This is the second complete game that I have created using the DirectX library
(actually is the 3rd, but I lost the partial project of the 2nd one in some
of mine HD reformatting sessions). The game was created using a library
created by me (called cMain.lib), that works as a wrapper around the DirectX
library. The library source is included with the game source code so that you
can use it to create your own games. I'll start explaining how this library
actually works and them I'll explain how the game works.
Before you compile the project
Before you compile the project, make sure you have the DirectX SDK 8.0
installed (the DirectX SDK, not the run-time). If you have already installed
the SDK and are still having trouble compiling the project, check if the DX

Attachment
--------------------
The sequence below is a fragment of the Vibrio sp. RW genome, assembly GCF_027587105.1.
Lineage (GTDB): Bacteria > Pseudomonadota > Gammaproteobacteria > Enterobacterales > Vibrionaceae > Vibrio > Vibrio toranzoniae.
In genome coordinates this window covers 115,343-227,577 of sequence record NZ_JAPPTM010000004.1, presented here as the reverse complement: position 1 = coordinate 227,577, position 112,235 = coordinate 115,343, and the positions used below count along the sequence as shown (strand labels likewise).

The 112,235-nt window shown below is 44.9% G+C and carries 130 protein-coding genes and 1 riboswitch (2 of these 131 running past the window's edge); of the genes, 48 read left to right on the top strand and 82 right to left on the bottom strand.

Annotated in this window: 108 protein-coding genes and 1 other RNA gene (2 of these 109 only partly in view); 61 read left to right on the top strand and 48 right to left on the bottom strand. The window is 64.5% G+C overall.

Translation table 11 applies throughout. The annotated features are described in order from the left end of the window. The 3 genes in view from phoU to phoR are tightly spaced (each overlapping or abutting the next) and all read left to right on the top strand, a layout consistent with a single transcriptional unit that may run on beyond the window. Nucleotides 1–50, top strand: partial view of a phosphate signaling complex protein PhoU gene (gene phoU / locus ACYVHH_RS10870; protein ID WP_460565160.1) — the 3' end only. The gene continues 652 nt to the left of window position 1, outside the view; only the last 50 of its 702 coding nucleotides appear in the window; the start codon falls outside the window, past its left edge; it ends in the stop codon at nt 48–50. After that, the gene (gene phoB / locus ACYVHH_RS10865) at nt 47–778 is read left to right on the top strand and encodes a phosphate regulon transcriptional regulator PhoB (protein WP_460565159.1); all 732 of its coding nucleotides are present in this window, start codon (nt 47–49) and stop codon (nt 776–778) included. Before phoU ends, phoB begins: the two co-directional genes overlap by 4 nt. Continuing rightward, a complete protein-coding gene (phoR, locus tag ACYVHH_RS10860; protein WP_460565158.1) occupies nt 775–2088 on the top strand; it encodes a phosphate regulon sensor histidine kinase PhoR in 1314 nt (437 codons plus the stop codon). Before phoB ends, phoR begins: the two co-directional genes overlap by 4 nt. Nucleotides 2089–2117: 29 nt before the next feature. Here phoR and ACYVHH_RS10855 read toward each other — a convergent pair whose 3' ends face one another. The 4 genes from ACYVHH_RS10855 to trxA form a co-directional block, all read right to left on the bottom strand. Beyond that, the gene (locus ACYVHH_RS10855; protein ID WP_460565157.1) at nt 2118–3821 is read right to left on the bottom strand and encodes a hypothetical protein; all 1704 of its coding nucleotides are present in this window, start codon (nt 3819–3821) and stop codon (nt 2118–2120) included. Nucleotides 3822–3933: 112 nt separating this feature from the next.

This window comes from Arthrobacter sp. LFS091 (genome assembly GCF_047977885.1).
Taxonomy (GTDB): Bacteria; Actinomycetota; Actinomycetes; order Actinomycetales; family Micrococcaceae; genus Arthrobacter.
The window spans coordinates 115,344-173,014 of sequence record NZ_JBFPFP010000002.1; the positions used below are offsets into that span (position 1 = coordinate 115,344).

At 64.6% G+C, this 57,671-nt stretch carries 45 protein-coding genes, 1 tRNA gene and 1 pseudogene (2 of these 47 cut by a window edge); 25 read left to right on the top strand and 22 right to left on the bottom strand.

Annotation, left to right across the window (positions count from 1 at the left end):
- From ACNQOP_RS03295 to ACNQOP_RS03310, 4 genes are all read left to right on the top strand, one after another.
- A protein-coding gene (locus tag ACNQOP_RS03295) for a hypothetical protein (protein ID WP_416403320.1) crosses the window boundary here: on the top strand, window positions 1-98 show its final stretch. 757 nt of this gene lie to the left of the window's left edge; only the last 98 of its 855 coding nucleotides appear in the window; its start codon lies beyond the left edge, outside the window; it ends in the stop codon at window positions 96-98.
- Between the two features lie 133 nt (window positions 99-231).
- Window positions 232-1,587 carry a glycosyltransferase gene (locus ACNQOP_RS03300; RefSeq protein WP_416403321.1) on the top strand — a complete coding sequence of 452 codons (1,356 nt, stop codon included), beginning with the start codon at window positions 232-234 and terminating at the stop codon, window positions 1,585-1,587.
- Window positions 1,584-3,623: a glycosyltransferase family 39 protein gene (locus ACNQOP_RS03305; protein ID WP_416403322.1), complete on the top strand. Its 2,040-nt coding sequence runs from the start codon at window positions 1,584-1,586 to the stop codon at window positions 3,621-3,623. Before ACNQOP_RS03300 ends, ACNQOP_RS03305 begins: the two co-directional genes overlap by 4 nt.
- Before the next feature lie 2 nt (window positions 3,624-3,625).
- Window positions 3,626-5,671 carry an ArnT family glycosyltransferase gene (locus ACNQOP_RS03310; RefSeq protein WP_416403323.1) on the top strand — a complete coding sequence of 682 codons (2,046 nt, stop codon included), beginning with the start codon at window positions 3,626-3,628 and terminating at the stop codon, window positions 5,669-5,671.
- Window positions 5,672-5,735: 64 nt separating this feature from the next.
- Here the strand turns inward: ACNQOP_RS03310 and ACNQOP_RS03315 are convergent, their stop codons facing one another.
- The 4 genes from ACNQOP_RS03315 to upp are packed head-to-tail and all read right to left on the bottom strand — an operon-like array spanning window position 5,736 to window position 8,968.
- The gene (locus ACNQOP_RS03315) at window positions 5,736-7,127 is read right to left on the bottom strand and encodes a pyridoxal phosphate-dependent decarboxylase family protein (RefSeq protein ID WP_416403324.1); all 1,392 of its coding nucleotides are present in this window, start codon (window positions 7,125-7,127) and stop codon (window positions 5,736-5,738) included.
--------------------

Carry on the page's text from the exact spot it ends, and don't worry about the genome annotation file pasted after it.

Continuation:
include and library directory is the top of the list in VC++. If this
work, just post a message or send me an email that I'll help you as soon as
The cMain Library
If you open the project workspace file (.DSW) you'll notice that the workspace
is composed of two projects. One project is the library project that works as a
wrapper for the DirectX library and have some other functions that are needed
in almost every game project. This library is composed of 14 classes, each one
with its own function in the game. I will explain each one of the classes so
that you understand their role in the game.
The cApplication Class
cApplication class is basically a wrapper to a simple windows
program. Since we're working with DirectX here, this application class is also
responsible for creating the basic framework needed to use DirectDraw. In the